Aftermarket car electronics suppliers will strike out in multiple new directions at International CES.
Dealers will find some of the first Bluetooth-equipped amplifiers to tap automotive niches such as power-sports vehicles and classic cars. Companies will expand their selection of products for power-sports vehicles such as ATVs and motorcycles. Multiple suppliers will expand their selection of marine audio products. And products that decode high-resolution audio files -- and play them back through high-resolution DACs -- will appear for the first time.
The developments could open up new demand for aftermarket entertainment products, always a welcome development.
Another type of aftermarket-expanding technology, a smartphone-based keyless-entry system, will also debut from Toronto-based Keyfree Technologies at North Hall booth 3325. The company’s product, which requires professional installation, is targeted to car dealers and retailers.
The Keyfree system consists of an under-dash black box that makes a Bluetooth connection to a digital key stored on a smartphone. The car unlocks as soon as the phone is within range. Drivers can then start the car via a push-to-start button installed in the vehicle as part of the Keyfree system. Via cellular, the Keyfree app also controls add-on remote-start systems, tracks a car’s location, and displays usage history and vehicle diagnostics.
The system is said to be compatible with 95 percent of vehicles dating back to 1996.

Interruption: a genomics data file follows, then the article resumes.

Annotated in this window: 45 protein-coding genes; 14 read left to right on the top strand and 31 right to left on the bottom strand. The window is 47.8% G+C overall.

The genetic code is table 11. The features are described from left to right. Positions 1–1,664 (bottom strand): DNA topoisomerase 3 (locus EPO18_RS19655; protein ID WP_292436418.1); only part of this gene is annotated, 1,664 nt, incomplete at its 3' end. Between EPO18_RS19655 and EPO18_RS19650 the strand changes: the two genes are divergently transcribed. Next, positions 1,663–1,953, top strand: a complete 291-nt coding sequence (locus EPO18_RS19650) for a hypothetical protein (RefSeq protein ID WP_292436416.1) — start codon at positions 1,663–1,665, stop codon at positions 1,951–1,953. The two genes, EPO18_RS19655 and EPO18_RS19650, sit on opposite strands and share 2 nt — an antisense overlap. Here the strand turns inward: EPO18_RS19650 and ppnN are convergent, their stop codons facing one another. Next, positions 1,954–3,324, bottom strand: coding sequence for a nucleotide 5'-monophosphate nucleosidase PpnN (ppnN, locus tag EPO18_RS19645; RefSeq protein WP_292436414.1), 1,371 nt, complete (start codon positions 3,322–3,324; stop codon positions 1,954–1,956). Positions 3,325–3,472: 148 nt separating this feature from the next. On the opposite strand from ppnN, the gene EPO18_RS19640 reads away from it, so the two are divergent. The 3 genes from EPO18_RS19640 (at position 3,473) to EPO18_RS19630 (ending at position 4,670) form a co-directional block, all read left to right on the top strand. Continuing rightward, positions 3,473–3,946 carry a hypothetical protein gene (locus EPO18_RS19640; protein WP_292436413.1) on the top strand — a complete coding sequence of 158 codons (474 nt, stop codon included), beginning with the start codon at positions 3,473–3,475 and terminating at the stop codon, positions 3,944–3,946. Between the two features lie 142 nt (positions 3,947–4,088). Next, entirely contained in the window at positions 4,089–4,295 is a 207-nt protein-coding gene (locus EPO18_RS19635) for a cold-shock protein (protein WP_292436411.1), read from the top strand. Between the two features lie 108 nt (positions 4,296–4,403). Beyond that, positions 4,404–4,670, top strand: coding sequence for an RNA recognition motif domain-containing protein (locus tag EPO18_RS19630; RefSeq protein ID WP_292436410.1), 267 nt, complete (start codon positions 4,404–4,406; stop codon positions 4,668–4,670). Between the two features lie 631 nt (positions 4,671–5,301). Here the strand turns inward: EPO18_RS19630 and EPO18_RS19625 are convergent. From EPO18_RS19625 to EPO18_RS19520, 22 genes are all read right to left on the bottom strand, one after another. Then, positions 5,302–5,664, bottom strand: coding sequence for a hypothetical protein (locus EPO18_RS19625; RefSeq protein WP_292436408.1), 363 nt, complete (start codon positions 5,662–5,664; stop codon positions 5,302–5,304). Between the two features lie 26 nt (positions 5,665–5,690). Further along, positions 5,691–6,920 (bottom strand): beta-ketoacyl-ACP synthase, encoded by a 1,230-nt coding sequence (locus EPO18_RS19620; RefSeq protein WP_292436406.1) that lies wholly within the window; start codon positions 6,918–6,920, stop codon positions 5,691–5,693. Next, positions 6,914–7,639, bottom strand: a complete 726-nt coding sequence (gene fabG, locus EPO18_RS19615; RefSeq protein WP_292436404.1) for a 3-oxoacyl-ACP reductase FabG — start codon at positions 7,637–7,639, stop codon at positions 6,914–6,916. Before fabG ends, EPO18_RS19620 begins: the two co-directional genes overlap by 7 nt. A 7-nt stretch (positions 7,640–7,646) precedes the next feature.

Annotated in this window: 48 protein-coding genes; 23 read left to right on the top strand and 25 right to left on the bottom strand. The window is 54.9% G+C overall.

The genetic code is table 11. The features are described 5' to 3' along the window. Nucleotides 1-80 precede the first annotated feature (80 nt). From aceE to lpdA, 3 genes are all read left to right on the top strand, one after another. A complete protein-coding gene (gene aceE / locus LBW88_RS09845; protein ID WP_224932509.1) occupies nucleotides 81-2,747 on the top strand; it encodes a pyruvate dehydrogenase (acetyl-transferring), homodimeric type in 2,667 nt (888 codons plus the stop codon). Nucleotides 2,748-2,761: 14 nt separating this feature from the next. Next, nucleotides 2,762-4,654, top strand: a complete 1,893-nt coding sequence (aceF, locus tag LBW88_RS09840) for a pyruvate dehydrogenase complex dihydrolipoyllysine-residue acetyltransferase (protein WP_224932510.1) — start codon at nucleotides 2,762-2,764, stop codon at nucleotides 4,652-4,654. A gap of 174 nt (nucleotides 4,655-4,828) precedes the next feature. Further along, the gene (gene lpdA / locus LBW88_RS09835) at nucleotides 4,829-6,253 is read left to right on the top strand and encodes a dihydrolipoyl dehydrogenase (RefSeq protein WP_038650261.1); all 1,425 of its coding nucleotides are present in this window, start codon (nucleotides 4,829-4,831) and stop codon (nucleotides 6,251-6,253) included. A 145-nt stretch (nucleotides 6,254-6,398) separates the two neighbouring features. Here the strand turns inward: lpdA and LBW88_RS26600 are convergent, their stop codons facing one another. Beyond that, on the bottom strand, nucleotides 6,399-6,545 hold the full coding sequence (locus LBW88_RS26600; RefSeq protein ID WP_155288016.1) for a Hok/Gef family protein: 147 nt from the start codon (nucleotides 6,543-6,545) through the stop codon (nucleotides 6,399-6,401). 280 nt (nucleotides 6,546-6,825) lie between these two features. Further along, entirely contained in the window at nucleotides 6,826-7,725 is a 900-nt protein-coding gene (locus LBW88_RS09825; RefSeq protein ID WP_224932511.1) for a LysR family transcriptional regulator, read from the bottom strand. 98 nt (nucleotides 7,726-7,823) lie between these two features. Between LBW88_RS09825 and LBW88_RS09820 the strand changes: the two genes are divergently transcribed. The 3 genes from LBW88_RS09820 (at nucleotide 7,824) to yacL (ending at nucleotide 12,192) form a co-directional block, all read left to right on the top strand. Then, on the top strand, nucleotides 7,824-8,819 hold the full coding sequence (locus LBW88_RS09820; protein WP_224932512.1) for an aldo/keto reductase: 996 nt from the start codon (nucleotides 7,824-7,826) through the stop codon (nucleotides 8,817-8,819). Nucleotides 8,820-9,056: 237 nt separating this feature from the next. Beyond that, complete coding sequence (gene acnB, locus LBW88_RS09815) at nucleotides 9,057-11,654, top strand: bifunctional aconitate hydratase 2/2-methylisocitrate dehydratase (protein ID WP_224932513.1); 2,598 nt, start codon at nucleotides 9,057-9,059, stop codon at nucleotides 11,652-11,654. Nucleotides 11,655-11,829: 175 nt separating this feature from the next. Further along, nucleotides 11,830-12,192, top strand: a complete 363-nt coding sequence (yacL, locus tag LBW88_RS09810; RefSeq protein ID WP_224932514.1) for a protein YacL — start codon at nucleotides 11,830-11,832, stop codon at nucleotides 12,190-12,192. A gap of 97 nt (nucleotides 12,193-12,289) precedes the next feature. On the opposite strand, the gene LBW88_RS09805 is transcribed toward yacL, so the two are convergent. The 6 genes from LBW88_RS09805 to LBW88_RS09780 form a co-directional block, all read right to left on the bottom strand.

For now, an iOS app is available, but Android, Windows Phone, and BlackBerry apps are in the works.
Users can share a digital key through the app with friends and family with customizable restrictions. Keys can also be revoked instantly.
Pricing was unavailable.
Other examples of an evolving market will include the expansion by Boss Audio of its power-sports products with 25 new models for ATVs, boats, and motorcycles. At least three other suppliers, including Rockford Fosgate, will expand their focus on the marine market, and at least one more will expand its selection.
At least three suppliers will turn to Bluetooth-equipped amplifiers not only to tap the power-sports market but also to add smartphone sources to the factory systems of classic cars and add Bluetooth to factory and aftermarket sound systems. One of the companies is Massive Audio.
In high-resolution audio developments, Audison will show high-resolution audio processors/DACs that can be integrated into aftermarket and OEM sound systems. And expect an announcement from another autosound supplier.
It’s a far cry from the days when we got excited about CD players breaking the $500 price point and RDS expanding to more head units.